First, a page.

If walking out into ice cold temperatures isn’t enough of a shock, try jumping into ice cold water.
The Penguin Plunge took place on Feb. 3 at Lake Champlain. This event has been held for 24 years and raises money for Special Olympics Vermont, who supports athletes with intellectual disabilities in Vermont..
Danny Collins plunged for Vermont Flannel said the water had a paralyzing effect.
“It was so cold, and we had bathrobes on that weighed, like, 75 pounds when they got wet,” he said. “I didn’t think it was going to be as bad as it was, I came up and I couldn’t breathe for the first three seconds.”
Plungers, 1,200 in total, spend anywhere from 1-10 seconds in the water before running back up the boat ramp, grabbing a towel from a volunteer and into the changing tent.
In order for people to be able to jump into the frozen-solid Lake Champlain, event staff had to melt a section of the water.
To start, event staff directs the first groups, usually about five at a time, to the changing tent, which is where plungers change out of their warm winter gear and into their costumes.
Some plungers, like participants from Burlington Rugby wore their team uniforms.
Lindsay Hennekey, the wife of one of the Burlington Rugby plungers, has been supporting the event for seven years with her husband.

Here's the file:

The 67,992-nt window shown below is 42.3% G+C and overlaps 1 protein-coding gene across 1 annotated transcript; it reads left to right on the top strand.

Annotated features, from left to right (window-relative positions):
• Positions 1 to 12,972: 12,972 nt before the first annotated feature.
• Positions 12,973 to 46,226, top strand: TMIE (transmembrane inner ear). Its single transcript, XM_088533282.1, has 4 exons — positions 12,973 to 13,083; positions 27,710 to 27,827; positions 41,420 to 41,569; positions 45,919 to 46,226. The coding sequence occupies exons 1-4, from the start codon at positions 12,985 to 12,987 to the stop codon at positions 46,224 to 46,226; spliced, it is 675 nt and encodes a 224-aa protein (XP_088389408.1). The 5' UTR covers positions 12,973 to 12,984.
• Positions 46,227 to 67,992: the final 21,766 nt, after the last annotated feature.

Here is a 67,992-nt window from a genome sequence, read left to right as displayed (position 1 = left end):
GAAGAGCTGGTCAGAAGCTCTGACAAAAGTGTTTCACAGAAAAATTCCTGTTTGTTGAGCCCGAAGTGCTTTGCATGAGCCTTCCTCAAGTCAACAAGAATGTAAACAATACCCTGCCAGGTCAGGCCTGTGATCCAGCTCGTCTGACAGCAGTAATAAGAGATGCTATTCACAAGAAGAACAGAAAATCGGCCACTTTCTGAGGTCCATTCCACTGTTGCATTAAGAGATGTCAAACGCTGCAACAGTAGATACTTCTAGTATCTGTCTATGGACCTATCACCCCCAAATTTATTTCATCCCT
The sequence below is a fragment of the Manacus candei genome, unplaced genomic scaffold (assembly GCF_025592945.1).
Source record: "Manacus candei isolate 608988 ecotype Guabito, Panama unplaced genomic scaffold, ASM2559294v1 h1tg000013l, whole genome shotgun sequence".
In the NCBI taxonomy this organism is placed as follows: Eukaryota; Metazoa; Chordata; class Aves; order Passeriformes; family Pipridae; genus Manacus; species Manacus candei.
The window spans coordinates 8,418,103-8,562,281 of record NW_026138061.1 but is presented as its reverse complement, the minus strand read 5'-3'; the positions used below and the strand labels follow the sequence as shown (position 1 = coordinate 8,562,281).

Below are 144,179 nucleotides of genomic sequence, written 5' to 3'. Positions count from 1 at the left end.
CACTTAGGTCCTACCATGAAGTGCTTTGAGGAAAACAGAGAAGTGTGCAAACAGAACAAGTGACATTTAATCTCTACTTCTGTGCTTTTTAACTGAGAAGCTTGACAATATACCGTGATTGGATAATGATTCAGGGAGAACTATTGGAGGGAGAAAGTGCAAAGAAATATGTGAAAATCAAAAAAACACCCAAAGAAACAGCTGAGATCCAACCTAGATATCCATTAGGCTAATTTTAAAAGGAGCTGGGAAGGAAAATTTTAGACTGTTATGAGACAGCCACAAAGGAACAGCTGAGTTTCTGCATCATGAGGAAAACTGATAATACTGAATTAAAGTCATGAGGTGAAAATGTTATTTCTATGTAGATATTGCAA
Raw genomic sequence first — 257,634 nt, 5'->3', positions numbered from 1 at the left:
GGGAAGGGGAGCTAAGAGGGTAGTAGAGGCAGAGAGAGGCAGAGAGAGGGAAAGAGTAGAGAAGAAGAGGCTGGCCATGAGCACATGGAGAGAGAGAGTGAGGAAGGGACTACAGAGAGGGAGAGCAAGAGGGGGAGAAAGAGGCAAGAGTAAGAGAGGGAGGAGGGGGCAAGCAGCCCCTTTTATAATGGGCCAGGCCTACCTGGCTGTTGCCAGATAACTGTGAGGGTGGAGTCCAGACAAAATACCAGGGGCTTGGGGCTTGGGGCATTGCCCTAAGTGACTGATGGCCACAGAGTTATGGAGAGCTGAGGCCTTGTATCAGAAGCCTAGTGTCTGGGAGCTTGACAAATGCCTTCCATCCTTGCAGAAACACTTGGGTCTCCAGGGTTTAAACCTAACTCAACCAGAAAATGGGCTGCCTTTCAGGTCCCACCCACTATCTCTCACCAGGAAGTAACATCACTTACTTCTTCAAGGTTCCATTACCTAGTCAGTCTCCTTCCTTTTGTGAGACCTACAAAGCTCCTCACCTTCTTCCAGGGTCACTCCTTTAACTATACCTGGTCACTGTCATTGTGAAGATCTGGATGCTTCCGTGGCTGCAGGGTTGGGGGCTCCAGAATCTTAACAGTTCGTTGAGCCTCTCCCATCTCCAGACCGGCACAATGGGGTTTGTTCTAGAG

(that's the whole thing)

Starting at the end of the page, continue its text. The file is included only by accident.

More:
“[The team] goes really slow; they march in,” she said. “That’s why I’ll never do it, but I like to take pictures for them.”
Other plungers jumped in just bathing suits, like participants from the Champlain Valley School District.
Although first-year student Aida De la Cruz didn’t attend, she said that she would have plunged had she been there.
“It’s just one of those things that you do once to say that you’ve done it,” she said.
According to the Penguin Plunge website, participants must raise a minimum of $150 prior to the event in order to qualify.
Businesses who participate include Union Mutual, who raised over $40,000 for the plunge this year, the largest in the event’s history.
Together with individual donations, the event was able to raise over $500,000.
Sasha Fisher and her team of nine other SOVT staff members raised over $31,000 for the fundraiser, she said.
“The Penguin Plunge is an opportunity to support people in the community who haven’t been given the opportunity to participate in meaningful sport opportunities,” she said. “It’s an honor to plunge into ice cold water in order to allow the athletes to shine.”